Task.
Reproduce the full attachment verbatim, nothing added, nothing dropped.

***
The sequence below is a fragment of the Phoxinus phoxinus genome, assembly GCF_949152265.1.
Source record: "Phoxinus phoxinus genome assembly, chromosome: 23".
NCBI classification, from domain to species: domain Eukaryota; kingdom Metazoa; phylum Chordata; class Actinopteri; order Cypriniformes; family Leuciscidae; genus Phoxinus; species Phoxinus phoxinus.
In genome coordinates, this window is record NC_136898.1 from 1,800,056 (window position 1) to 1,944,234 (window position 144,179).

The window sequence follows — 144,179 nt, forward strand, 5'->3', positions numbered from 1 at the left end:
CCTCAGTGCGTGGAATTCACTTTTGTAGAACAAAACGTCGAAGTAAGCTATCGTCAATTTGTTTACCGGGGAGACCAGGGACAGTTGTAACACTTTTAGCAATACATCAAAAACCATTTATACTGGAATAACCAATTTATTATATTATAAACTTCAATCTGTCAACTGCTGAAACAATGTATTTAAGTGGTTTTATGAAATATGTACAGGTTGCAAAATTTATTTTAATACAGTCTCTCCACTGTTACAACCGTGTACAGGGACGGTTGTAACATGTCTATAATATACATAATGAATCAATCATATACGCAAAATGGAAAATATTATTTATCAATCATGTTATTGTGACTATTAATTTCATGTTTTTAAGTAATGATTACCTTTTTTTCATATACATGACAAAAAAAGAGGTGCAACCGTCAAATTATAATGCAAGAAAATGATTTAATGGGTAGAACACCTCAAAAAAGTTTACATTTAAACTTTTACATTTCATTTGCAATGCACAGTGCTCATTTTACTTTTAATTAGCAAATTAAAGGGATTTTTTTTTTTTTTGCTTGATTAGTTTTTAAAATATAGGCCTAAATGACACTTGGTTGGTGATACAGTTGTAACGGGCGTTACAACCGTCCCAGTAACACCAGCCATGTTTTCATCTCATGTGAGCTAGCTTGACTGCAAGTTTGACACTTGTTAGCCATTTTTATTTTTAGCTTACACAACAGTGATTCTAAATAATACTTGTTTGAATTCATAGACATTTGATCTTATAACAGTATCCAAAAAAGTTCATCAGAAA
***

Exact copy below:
The sequence below is a fragment of the Phoxinus phoxinus genome, assembly GCF_949152265.1.
Source record: "Phoxinus phoxinus genome assembly, chromosome: 23".
NCBI classification, from domain to species: domain Eukaryota; kingdom Metazoa; phylum Chordata; class Actinopteri; order Cypriniformes; family Leuciscidae; genus Phoxinus; species Phoxinus phoxinus.
In genome coordinates, this window is record NC_136898.1 from 1,800,056 (window position 1) to 1,944,234 (window position 144,179).

The window sequence follows — 144,179 nt, forward strand, 5'->3', positions numbered from 1 at the left end:
CCTCAGTGCGTGGAATTCACTTTTGTAGAACAAAACGTCGAAGTAAGCTATCGTCAATTTGTTTACCGGGGAGACCAGGGACAGTTGTAACACTTTTAGCAATACATCAAAAACCATTTATACTGGAATAACCAATTTATTATATTATAAACTTCAATCTGTCAACTGCTGAAACAATGTATTTAAGTGGTTTTATGAAATATGTACAGGTTGCAAAATTTATTTTAATACAGTCTCTCCACTGTTACAACCGTGTACAGGGACGGTTGTAACATGTCTATAATATACATAATGAATCAATCATATACGCAAAATGGAAAATATTATTTATCAATCATGTTATTGTGACTATTAATTTCATGTTTTTAAGTAATGATTACCTTTTTTTCATATACATGACAAAAAAAGAGGTGCAACCGTCAAATTATAATGCAAGAAAATGATTTAATGGGTAGAACACCTCAAAAAAGTTTACATTTAAACTTTTACATTTCATTTGCAATGCACAGTGCTCATTTTACTTTTAATTAGCAAATTAAAGGGATTTTTTTTTTTTTTGCTTGATTAGTTTTTAAAATATAGGCCTAAATGACACTTGGTTGGTGATACAGTTGTAACGGGCGTTACAACCGTCCCAGTAACACCAGCCATGTTTTCATCTCATGTGAGCTAGCTTGACTGCAAGTTTGACACTTGTTAGCCATTTTTATTTTTAGCTTACACAACAGTGATTCTAAATAATACTTGTTTGAATTCATAGACATTTGATCTTATAACAGTATCCAAAAAAGTTCATCAGAAA